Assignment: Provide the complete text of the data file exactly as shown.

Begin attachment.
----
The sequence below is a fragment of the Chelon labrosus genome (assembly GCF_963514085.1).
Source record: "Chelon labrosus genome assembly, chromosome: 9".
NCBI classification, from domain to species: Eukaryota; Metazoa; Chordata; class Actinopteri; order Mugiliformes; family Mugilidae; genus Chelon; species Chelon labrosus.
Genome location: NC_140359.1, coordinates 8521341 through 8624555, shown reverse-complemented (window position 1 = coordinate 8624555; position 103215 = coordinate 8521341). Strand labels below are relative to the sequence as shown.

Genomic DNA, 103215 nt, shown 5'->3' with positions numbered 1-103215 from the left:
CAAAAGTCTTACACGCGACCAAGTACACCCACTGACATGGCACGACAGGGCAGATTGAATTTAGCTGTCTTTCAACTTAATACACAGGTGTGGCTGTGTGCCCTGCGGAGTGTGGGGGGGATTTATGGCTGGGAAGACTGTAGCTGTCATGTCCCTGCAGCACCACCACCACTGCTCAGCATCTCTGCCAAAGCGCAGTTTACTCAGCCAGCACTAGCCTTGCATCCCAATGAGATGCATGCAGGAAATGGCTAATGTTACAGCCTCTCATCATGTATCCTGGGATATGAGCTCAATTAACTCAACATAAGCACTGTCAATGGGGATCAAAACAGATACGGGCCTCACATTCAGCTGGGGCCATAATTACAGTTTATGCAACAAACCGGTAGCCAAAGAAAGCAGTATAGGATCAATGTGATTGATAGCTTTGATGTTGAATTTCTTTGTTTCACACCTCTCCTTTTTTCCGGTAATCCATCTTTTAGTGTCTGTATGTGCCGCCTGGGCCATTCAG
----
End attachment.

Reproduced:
The sequence below is a fragment of the Chelon labrosus genome (assembly GCF_963514085.1).
Source record: "Chelon labrosus genome assembly, chromosome: 9".
NCBI classification, from domain to species: Eukaryota; Metazoa; Chordata; class Actinopteri; order Mugiliformes; family Mugilidae; genus Chelon; species Chelon labrosus.
Genome location: NC_140359.1, coordinates 8521341 through 8624555, shown reverse-complemented (window position 1 = coordinate 8624555; position 103215 = coordinate 8521341). Strand labels below are relative to the sequence as shown.

Genomic DNA, 103215 nt, shown 5'->3' with positions numbered 1-103215 from the left:
CAAAAGTCTTACACGCGACCAAGTACACCCACTGACATGGCACGACAGGGCAGATTGAATTTAGCTGTCTTTCAACTTAATACACAGGTGTGGCTGTGTGCCCTGCGGAGTGTGGGGGGGATTTATGGCTGGGAAGACTGTAGCTGTCATGTCCCTGCAGCACCACCACCACTGCTCAGCATCTCTGCCAAAGCGCAGTTTACTCAGCCAGCACTAGCCTTGCATCCCAATGAGATGCATGCAGGAAATGGCTAATGTTACAGCCTCTCATCATGTATCCTGGGATATGAGCTCAATTAACTCAACATAAGCACTGTCAATGGGGATCAAAACAGATACGGGCCTCACATTCAGCTGGGGCCATAATTACAGTTTATGCAACAAACCGGTAGCCAAAGAAAGCAGTATAGGATCAATGTGATTGATAGCTTTGATGTTGAATTTCTTTGTTTCACACCTCTCCTTTTTTCCGGTAATCCATCTTTTAGTGTCTGTATGTGCCGCCTGGGCCATTCAG